Rep. Todd Akin is expected to run for Senate next year.
There is no clear favorite in the Republican race that will decide who will challenge Sen. Claire McCaskill (D-Mo.) next year, according to a new poll of GOP primary voters.
In a five-way race, former state Treasurer Sarah Steelman and Rep. Todd Akin led the pack, with 27 percent and 23 percent, respectively. Rep. Blaine Luetkemeyer (R-Mo.) garnered 18 percent while attorney Ed Martin and businessman John Brunner got 6 percent and 4 percent, respectively. If Luetkemeyer’s name is not included in potential candidates, the race is essentially a dead heat with Akin getting 29 percent to Steelman’s 28 percent.
Steelman and Martin are the only announced candidates, but Akin is widely expected to enter the race. Luetkemeyer is not considered likely to run, and his office said the Congressman was “focused on serving the interests of the constituents of the 9th district.” Brunner, who has the ability to be at least a partial self-funder, told the Associated Press he was considering a run.
If Akin runs for Senate, Martin is likely to drop out of the race and run for Congress in Akin’s district.
Democrats spun the poll as good news. “Republicans are already having a hard time fielding strong candidates statewide and this is just further proof it’s going to be a long, uphill battle for anyone interested in this race,” Caitlin Legacki, the senior spokesperson for the Missouri Democratic Party, told Roll Call.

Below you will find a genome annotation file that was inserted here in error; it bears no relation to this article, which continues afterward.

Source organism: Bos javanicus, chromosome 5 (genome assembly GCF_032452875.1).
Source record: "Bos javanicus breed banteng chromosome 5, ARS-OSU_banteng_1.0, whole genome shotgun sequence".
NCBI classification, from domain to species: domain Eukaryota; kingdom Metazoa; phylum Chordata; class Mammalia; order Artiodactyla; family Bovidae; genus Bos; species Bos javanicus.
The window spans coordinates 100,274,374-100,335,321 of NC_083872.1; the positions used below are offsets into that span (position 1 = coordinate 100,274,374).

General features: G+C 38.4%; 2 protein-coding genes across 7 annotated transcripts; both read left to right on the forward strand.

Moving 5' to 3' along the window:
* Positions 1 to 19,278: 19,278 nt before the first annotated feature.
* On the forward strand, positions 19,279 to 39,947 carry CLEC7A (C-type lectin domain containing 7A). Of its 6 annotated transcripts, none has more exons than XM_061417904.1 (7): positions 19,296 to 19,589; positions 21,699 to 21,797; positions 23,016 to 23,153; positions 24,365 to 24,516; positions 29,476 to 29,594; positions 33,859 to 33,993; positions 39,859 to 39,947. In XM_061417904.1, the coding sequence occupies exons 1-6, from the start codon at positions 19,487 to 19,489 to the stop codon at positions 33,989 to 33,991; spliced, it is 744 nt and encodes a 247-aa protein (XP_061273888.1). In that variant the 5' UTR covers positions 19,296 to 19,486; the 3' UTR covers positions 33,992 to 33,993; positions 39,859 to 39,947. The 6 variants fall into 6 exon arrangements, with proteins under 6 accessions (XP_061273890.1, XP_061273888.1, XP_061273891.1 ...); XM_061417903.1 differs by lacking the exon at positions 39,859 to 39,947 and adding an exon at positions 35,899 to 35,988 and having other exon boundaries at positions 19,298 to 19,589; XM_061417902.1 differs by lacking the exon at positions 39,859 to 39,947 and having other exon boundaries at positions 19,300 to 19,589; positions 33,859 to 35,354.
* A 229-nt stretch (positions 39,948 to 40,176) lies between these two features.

The automated poll of 400 Missouri Republican primary voters was conducted by the Democratic company Public Policy Polling. The poll’s margin of error was 4.9 points.
Roll Call Politics rates the Missouri Senate race a Tossup.
On January 3, Sen. Kirsten Gillibrand, D-N.Y., raises her right hand as her son Henry messes up her hair while Vice President Joseph R. Biden Jr., delivers the ceremonial swearing-in in the Old Senate Chamber. Gillibrand's other son Theodore, lower right, looks on.
Each year since 1990, CQ Roll Call has reviewed the financial disclosures of all 541 senators, representatives and delegates to determine the 50 richest members of Congress. This year's report, derived from forms covering the calendar year 2012, shows it took a net worth of $6.67 million to crack the exclusive club.